CareerCast: Finding an Internship in the Public Sector

by Jaclyn Chen (W ‘12) & Angie Luo (C ‘11)

Career Services is pleased to present the third episode of our “Finding an Internship” videos from CareerCast: The Penn Career Services podcast.

Current Penn students Jaclyn Chen and Angie Luo interviewed their peers in a wide range of industries to find out how they approached getting an internship. In this episode, they talk to students who ventured into the public sector. Enjoy.

Want to watch on your mobile device?  Click here!

CareerCast: Finding a Communications Internship

by Jaclyn Chen (W ‘12) & Angie Luo (C ‘11)

The next industry in our “finding an internship” video series is communications.

Not only have these students had a wide array of internships, they all have something unique to offer about how they found their internships. For the communications industry especially, internships can pop up anywhere – start your search early – and at any time, so be persistent.  We sure learned a lot – who knew you could make real contacts freshman year, or get rejected and then receive an offer?  Take a listen, and perhaps their experiences will spark your search.  Good luck!

Want to watch on your mobile device? Click here!

CareerCast: Finding a Consulting Internship

by Jaclyn Chen (W ’12) & Angie Luo (C ’11)

Introducing our first of many industry-specific videos!

As work-study students in Career Services, we were given the project to interview Penn students about their internships in certain industries: consulting, finance, public sector, and communications (we’ll be expanding to more industries in the future).  We asked different questions about how they found their internship, what their responsibilities were, what they learned, what skills they used, etc.  We tried to ask the kinds of questions we have ourselves about the internship process and we hope you find their answers as enlightening as we did.

The response we got was great, and we’ve started to compile the videos by industry and then by question. Here’s the first one:  “Consulting: Finding an Internship”

Enjoy – and let us know if there’s a specific industry you’d like to see explored in the future!

Want to watch on your mobile device? Click here!

Drumroll, please!

Penn Career Services is delighted to announce our new blog name and contest winner!

The Penn Career Services blog will be called: Penn & Beyond: Thoughtful Career Advice for Penn Students and Alumni.

(courtesy of ADoseofShipBoy via Flickr)

Congratulations to Lin Yuan, who will receive the $25 iTunes gift card for submitting the inspiration: PENNsive: Thoughtful Career Advice for Penn Students and Alumni and also to counselor Helen Cheung for suggesting “…& Beyond.”

Thanks to everyone who participated and keep coming back for thoughtful advice for your life beyond Penn!

Make sure Facebook is your Friend, not your Enemy

by Lin Yuan

My name is Lin Yuan and I’m a workstudy for the Career Services office. I do a lot of Facebook and Twitter posts for the office. It’s a pretty sweet job because how many people can say they get paid to be on Facebook and Twitter all day? It’s definitely a fun job, but also pretty informative and I’ve already learned so much from work that I want to share with you all.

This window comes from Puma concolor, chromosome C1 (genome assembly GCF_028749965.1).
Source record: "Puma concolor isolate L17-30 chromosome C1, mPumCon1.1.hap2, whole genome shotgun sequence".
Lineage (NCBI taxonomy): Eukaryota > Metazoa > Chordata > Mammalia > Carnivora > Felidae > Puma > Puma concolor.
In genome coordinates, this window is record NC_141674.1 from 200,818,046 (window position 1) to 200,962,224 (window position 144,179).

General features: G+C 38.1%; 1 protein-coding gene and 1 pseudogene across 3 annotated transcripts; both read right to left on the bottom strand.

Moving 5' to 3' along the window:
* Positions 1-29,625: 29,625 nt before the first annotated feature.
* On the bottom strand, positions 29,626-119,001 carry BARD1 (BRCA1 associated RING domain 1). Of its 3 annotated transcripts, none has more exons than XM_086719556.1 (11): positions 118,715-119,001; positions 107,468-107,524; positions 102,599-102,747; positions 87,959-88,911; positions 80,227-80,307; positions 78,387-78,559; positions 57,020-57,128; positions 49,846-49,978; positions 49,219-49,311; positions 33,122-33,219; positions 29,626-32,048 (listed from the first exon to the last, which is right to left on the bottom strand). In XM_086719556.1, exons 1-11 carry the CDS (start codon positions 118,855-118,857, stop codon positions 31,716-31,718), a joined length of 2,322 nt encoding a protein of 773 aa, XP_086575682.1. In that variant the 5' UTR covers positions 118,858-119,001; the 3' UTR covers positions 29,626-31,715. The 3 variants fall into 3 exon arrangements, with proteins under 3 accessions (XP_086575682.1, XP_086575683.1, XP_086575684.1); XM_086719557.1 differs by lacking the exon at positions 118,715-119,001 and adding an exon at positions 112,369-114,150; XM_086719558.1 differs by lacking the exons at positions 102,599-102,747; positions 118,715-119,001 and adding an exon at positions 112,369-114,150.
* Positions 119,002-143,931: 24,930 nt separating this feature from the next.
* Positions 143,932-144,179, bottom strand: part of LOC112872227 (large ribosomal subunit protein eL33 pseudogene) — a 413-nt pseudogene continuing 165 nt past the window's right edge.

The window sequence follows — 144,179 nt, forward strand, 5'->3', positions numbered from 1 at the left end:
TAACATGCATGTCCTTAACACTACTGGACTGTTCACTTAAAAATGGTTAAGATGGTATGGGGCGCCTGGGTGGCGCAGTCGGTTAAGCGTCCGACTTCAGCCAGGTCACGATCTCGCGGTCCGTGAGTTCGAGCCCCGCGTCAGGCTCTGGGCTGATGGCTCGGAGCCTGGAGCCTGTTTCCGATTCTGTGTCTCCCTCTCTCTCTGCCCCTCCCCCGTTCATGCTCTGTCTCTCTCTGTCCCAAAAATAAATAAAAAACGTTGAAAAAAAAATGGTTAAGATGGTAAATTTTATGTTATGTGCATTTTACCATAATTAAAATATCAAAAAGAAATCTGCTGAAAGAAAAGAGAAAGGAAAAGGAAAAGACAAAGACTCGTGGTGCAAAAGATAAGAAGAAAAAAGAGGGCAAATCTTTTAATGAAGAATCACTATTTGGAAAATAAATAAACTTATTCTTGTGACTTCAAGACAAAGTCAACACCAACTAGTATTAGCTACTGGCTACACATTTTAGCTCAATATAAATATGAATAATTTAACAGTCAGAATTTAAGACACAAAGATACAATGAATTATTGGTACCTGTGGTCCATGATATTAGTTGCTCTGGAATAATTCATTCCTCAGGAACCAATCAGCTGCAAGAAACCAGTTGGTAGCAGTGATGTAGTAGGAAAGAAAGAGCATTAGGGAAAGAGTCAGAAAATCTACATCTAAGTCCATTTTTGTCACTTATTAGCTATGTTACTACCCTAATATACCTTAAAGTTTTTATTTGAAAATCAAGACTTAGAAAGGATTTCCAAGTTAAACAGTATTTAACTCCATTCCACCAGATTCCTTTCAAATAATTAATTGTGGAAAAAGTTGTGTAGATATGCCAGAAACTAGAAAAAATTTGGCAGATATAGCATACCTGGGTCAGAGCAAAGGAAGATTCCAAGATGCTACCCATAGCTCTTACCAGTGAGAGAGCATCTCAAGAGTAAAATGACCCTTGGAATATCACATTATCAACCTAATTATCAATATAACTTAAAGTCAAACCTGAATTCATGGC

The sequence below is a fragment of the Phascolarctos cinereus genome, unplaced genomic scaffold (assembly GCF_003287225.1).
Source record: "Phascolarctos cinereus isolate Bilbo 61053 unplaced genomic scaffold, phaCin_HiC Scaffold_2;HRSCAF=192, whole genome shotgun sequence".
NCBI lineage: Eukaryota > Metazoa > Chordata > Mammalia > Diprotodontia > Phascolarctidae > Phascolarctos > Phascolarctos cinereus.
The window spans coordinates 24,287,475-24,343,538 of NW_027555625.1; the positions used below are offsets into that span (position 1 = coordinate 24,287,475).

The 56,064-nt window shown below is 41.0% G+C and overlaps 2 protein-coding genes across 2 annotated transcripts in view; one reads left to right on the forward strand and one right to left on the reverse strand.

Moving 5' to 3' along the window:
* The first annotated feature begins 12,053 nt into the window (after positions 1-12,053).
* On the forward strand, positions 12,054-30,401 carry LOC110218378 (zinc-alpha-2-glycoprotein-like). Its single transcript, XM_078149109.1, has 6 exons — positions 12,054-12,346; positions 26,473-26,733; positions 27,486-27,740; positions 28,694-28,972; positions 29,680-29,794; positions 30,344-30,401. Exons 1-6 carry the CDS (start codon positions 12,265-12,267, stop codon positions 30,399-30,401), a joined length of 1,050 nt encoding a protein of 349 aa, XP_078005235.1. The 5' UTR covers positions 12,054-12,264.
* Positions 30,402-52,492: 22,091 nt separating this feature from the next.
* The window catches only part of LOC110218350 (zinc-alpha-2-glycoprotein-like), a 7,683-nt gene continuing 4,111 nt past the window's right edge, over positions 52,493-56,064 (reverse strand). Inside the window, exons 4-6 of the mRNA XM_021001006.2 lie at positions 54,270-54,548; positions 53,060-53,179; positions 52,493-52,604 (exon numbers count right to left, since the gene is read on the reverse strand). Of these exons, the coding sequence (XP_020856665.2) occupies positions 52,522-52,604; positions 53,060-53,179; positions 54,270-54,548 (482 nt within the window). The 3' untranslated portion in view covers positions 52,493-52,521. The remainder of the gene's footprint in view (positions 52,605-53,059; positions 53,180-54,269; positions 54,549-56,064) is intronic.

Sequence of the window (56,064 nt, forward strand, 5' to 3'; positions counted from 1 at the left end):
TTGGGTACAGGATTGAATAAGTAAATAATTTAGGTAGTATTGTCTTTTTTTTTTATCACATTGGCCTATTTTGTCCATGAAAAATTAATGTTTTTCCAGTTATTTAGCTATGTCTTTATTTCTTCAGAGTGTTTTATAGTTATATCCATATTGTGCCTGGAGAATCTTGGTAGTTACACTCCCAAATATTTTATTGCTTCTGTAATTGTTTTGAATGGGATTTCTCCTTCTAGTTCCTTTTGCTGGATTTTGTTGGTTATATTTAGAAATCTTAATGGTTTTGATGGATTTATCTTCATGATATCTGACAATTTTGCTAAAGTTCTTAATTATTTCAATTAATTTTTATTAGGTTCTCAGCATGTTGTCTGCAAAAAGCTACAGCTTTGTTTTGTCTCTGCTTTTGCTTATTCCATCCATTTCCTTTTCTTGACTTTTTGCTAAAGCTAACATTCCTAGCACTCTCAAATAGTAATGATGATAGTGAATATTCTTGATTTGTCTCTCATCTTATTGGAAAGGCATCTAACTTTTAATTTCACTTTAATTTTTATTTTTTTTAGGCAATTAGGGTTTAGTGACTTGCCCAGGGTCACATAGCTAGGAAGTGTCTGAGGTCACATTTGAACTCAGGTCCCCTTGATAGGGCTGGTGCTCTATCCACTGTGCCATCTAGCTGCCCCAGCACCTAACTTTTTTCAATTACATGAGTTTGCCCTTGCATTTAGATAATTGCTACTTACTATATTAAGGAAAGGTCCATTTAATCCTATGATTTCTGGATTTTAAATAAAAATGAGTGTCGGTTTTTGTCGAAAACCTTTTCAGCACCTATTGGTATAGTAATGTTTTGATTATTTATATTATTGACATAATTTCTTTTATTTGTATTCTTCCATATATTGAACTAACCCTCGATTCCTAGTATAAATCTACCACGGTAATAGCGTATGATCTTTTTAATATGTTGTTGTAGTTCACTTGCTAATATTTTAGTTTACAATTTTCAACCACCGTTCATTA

I come across a lot of articles at work about social media making or breaking a job offer. Employers these days definitely search  job applicants on Facebook and other sites to see if they can dig up any dirt or just get to know you better. Even if you’re not applying for a job or internship now, make sure your Facebook profile always puts your best face forward:

1)      Untag unattractive or incriminating photos of yourself. Better yet, ask your friends to delete them.

2)      Use Facebook’s friend lists functions.  Friend lists are great to classify your hundreds of friends into manageable groups. I made a friend list for acquaintances and family friends called PG, with limited access to my profile. Closer friends go into a PG-13 list. And remember, if it’s R, it probably shouldn’t be on Facebook!

3)      Put some thought into your About Me section. Employers might have something in common with you that could give you more to talk about in an interview. Use your About Me section to make your profile more personalized and show off what an interesting person you are! (Check out this student branding success story).

4)      Exercise general caution on Facebook. Facebook creates a huge, complicated web of contacts, so even if you do use privacy settings, make sure you don’t put anything on your profile that you wouldn’t want everyone to see. For example, a popular privacy setting is only letting Friends of Friends see your Facebook photos. It sounds pretty reasonable, but when you have 500 friends and each of them have 500 friends, that’s suddenly a lot of people with access to your pictures from last night’s party.

More resources and tips about Facebook can be found on Career Services’ Social Media page.

And if you aren’t already, become a fan of University of Pennsylvania Career Services on Facebook!

We’ll keep you updated on our events & workshops and post information that can help you with your career search. (I promise to keep the corny puns to a minimum!)